Written by Neil Robinson
18 Aug 2022

What goes into a Pharmaceutical Waste Container?

Pharmaceutical waste is a component of medical waste management that is produced by a variety of healthcare scenarios: hospitals, care centres, clinics, veterinary facilities, community pharmacies, and even funeral homes. Pharmaceutical waste must be collected and disposed of properly to ensure safety not only to those handling such waste, but in regard to its disposal.

Knowing what goes into a pharmaceutical waste container and what doesn’t is the starting point for compliant pharmaceutical waste management.


1 / What is pharmaceutical waste? 

2 / What goes into a pharmaceutical waste container?

3 / Packaging and Labeling 

4 / Waste transfer

5 / Sharpsmart encourages compliant pharmaceutical disposal 

What is pharmaceutical waste?

Definitions are important. The Health Technical Memorandum 07-01 defines a pharmaceutically active component as ‘medicines that may be nonhazardous or hazardous depending upon properties and include, but are not limited to, cytotoxic and cytostatic medical wastes (hazardous waste). Examples of a non-pharmaceutically active product includes saline and glucose.’

It’s also important to be aware that controlled drugs, due to their potential for harm, are subjected to special legislative controls throughout the UK. Refer to the Misuse of Drugs Regulations list to review medicines that have been classified as controlled drugs. Each schedule of such drugs (there are five) will determine the level of controls in regard to handling and disposal.

Non-hazardous clinical waste can include medicines other than those that are cytotoxic and cytostatic in nature. So too can sharps that are not contaminated with medicines or body fluids. Cytotoxic and cytostatic medicines, considered a type of clinical waste, are considered hazardous.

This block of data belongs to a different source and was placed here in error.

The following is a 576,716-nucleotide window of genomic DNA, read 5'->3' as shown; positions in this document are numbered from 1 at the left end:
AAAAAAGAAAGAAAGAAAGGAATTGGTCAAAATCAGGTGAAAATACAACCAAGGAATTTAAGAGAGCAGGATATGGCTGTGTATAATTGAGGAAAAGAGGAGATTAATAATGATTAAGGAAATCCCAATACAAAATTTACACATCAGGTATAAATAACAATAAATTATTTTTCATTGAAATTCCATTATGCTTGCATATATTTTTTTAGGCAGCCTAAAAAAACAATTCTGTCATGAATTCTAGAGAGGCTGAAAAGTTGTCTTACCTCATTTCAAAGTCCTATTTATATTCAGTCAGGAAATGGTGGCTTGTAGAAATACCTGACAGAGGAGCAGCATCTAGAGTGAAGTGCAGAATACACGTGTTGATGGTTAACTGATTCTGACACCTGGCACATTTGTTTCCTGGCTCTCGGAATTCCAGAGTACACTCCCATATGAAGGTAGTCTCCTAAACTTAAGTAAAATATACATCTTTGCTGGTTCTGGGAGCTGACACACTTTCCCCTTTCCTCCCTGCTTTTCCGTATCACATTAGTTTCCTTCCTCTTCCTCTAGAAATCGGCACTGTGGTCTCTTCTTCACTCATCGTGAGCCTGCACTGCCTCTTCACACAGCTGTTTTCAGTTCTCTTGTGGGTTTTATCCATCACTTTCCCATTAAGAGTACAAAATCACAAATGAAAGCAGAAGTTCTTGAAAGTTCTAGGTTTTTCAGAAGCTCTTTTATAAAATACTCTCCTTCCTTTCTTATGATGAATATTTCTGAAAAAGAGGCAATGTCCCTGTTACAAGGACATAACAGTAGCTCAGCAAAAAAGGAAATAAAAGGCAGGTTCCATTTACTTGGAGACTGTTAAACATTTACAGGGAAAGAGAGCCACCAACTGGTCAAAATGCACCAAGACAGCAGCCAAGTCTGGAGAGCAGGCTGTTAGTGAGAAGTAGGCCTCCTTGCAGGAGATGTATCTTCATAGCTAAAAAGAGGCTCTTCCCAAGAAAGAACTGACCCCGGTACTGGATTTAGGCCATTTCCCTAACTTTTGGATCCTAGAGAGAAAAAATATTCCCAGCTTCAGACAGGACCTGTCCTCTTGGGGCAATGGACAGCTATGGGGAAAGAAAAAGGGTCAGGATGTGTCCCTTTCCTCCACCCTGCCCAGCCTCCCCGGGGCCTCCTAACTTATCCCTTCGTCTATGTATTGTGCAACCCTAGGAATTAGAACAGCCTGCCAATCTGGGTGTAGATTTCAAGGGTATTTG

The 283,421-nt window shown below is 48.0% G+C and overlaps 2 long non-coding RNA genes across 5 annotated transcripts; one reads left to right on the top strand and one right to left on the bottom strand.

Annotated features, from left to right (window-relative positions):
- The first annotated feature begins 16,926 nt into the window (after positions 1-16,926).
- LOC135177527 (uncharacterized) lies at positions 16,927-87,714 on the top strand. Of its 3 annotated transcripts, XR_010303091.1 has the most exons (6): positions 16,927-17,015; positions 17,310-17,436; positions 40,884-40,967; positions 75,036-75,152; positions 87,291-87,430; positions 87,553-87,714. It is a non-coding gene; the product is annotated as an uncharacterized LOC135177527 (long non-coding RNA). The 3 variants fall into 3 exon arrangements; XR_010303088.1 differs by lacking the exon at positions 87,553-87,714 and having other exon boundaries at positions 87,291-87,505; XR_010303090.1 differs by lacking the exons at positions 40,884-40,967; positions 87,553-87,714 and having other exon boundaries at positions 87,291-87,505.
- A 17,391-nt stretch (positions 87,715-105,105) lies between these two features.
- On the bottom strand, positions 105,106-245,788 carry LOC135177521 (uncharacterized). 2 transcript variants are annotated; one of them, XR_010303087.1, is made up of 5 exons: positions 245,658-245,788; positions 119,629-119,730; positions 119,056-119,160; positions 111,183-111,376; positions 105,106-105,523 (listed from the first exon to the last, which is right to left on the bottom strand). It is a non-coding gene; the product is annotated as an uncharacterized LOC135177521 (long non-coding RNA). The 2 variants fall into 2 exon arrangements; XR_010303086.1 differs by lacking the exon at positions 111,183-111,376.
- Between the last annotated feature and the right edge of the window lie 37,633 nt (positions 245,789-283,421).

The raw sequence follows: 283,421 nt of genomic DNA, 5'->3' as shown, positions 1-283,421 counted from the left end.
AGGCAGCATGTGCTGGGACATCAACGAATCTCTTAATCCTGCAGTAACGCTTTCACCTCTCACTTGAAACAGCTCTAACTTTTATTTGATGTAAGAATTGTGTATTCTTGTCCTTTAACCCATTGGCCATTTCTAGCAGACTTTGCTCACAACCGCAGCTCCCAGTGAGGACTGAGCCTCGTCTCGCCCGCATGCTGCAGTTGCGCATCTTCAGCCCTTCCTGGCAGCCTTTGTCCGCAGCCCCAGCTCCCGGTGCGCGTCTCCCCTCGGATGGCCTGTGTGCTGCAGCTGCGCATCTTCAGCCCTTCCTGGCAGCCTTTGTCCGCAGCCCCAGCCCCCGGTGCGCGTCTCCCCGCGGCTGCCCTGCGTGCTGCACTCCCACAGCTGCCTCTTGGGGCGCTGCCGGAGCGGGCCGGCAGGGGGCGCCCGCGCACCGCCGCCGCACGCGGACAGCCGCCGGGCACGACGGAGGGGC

It’s also important to be aware, however, that a non-hazardous waste can be considered infectious for carriage transport in certain situations - for example, non-medicinally contaminated sharps.

Careful review is always required when it comes to pharmaceutical waste and how it is to be disposed of and the waste containers used in that disposal process. Processes that reduce pharmaceutical waste throughout the country are encouraged and can include a number of steps that also help to ensure safe and compliant pharmaceutical waste disposal.

According to a National Health Service publication focusing on care homes, pharmaceutical waste can include non-preventable waste, such as a case where patients no longer need medicines and portions of those medicines are no longer being used or in cases where medicines have expired. It is estimated that at the time of the publication (2015), roughly £50 million worth of medicines supplied by the National Health Service (NHS) are disposed of in care homes alone every year. Those numbers are expected to rise by 2025.[1]

As such, it is vital for every healthcare facility that handles, dispenses, or collects pharmaceuticals know which containers are to be used for disposal and what goes in them. 

What goes into a pharmaceutical waste container?

Human and animal health care chemicals are defined as either hazardous or nonhazardous, and waste chemicals are not to be placed in offensive, mixed municipal, or clinical waste stream containers. However, some clinical waste streams might contain items that have been contaminated with chemicals such as those found in diagnostic kits, sharps, or other items contaminated with laboratory or therapeutic chemicals.

In such cases, the chemicals present, even in small quantities, should be identified by waste descriptions that are required in consignment notes for transportation. Waste medicines are typically classified as a cytotoxic or cytostatic medicine for waste classification if it contains any of the following characteristics: